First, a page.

Jazz Middelheim: Antwerp, Belgium, August 16-19, 2012
Almost as strange was the interlude where keyboardist Peter Vandenberghe pranced center stage for a dance display, including a rare instance of barefoot tap dancing. Leader Peter Vermeersch's between-tune announcements were doubtless suitably witty and surreal, but this non-Dutch speaking scribe wasn't able to grasp their essence. When he speaks in English, though, his observations usually provoke a smile. All of the pieces were heavy with complex momentum, but there was always room for solo details in-between the ensemble ram-rodding.
Belgian pianist Jef Neve is also a festival regular, but this time he was presenting Sons Of The New World, his latest expanded group concept. This involved a five-piece horn contingent, beyond the piano trio core. This was another instance of a set suffering due to its placement. The Flat Earth Society assault had been so dynamic, unusual and exciting that Neve's new work seemed very conventional by comparison. He opted for a very smooth, linear nature, the horns harmoniously burnished into a glowing unity. The presence of French horn alongside the more usual trumpet, trombone, saxophone and clarinet heightened this effect. Under normal circumstances this would have been sufficiently alluring but, following FES, it became an enforced breather between the surrounding intensities of that sprawling big band and the soon-coming power trio led by Israeli bassist Avishai Cohen. The subject matter of this new suite of pieces dwells on recent tragic or transforming events, and this made it doubly frustrating that the music was so neutered. The Arab Spring, the Japanese tsunami, and the Pukkelpop festival stage-collapse all deserve sounds and delivery of a more arresting and confrontational nature.
Cohen projected the feeling that he was going to cram every last ounce of musical energy into his allotted 75 minutes of playing time. He has a new trio of youngsters now, and their extrovert characteristics were equal to their leader's lofty levels. There were to be no diversions here. Pianist Omri Mor & The AndalouJazz Project immediately set about establishing his presence with a series of extended solos that were like mini-compositions, undergoing their changes as a gradual, logical progression, ebbing and flowing with the dynamics of meditation and explosion, funkiness and lyricism. A Lebanese traditional tune was grabbed tightly, with Cohen commenting that music isn't subjected to political borders, and then he shifted to a Sephardic Ladino piece. Often, he utilized his voice as a closely partnered accompaniment to the bass line melodies. Mor was embraced by the audience with visible and audible enthusiasm, set to be a fast-rising star of the scene. Even though the set looked like it was close to its conclusion after an hour, Cohen proceeded to play for a further 20 minutes. Was this an extended encore, or was he just pausing to amass energy? This was a band that was making a complete effort to deliver its best possible performance.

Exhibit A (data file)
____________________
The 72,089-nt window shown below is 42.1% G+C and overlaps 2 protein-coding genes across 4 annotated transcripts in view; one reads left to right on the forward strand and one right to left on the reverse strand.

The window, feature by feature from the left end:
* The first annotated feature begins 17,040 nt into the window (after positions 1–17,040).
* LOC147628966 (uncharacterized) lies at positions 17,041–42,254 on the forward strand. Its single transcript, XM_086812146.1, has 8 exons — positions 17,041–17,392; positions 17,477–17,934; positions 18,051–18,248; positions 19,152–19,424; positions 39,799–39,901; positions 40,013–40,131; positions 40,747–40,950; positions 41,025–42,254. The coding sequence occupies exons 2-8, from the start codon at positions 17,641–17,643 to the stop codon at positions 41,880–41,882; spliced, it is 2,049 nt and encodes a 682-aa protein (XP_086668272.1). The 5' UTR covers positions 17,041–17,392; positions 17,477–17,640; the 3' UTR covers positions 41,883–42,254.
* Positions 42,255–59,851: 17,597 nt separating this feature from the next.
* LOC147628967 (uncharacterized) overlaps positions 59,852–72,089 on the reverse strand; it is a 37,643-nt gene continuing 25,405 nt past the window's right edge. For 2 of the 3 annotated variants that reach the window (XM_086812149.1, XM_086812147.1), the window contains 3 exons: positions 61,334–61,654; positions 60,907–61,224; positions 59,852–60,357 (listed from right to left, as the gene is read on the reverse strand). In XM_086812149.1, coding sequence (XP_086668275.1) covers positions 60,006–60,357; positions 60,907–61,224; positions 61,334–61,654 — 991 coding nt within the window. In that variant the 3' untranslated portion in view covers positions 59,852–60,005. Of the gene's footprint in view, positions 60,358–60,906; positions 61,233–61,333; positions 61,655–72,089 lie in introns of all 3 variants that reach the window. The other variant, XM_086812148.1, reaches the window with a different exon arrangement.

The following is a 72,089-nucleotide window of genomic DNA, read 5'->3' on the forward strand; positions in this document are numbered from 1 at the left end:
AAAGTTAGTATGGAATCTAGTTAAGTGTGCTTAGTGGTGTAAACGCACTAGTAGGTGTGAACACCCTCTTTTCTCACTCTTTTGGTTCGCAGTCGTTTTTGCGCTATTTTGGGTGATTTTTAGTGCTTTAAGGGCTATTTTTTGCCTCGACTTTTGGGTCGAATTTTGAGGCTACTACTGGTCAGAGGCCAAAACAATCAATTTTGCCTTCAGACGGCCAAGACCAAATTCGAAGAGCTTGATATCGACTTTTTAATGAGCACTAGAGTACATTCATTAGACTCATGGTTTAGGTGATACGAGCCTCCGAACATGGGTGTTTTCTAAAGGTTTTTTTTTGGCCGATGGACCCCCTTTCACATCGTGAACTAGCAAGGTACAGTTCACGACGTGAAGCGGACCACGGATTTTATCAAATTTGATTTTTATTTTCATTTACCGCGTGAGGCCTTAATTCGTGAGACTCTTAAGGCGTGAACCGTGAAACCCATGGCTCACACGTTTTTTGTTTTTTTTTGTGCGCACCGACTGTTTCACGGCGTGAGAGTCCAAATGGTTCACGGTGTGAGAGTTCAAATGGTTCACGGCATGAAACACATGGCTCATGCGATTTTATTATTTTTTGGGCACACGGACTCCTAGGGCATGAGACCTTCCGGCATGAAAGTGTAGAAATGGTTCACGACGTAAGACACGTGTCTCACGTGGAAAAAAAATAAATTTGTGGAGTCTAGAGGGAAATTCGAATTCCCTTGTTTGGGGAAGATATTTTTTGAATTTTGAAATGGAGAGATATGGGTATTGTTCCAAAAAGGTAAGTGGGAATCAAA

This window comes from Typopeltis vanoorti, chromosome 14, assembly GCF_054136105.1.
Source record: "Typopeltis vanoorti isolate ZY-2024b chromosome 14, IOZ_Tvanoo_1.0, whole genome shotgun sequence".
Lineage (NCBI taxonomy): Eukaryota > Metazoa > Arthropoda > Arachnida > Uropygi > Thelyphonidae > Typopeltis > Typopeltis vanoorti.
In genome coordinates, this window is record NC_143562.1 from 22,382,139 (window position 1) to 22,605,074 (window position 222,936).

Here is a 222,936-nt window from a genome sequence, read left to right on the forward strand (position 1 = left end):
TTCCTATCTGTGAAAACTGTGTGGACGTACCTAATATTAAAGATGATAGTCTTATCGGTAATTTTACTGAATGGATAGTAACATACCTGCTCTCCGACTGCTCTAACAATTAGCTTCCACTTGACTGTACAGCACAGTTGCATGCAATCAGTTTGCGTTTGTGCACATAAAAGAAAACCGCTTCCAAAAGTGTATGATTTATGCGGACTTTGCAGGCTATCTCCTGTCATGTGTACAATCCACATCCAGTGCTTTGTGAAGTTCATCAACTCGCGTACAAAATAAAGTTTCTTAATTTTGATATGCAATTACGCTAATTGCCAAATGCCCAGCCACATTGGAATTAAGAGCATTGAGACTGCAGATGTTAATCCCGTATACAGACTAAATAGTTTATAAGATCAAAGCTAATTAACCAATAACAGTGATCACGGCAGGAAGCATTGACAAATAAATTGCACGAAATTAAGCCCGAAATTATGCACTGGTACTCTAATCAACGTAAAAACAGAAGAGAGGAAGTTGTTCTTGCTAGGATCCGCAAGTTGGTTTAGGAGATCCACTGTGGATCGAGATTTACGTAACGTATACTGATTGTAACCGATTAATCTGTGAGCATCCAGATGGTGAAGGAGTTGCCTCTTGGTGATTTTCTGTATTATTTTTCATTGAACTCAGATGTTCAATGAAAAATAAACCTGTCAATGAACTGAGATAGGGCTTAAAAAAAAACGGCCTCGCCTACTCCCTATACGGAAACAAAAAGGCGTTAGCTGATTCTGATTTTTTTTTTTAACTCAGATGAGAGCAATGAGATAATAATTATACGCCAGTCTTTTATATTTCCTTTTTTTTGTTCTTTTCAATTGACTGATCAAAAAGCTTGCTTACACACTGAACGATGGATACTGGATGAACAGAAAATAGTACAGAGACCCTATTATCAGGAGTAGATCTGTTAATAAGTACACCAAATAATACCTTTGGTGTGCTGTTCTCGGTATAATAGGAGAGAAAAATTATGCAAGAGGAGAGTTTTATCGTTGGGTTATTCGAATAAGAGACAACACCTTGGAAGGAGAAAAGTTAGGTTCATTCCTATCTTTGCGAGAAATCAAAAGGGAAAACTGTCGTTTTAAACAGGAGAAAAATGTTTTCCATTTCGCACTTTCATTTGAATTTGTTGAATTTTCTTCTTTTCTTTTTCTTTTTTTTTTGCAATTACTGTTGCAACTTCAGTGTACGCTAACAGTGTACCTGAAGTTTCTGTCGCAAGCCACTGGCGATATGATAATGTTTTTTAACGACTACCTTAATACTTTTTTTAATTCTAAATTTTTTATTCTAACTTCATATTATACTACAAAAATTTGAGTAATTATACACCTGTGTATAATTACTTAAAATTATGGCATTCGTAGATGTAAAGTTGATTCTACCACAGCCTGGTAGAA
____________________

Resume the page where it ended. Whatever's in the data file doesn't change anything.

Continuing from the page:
The festival's closing set brought everything down (or even up) to a highly concentrated plane, with august South African pianist/composer Abdullah Ibrahim favoring a sensitively controlled interpretation. He was something of a benevolent dictator when keeping his mini-orchestra in check. This created a magical potency, as almost every solo was reined in to a compact length, brevity meaning profundity as the horn cycle passed quickly but smoothly. This was a rare opportunity to catch Ibrahim's long-running Ekaya band. The quartet of Cleave Guyton (alto saxophone, flute), Keith Loftis (tenor saxophone), Andrae Murchsion (trombone), and Tony Kofi (baritone saxophone), was precisely poised, tasteful without being bland. It was a return to cool restraint that seemed almost quaintly nostalgic. It wasn't laidback as in lazy and slack; it was dreamily coasting, but with a tightly harnessed authority.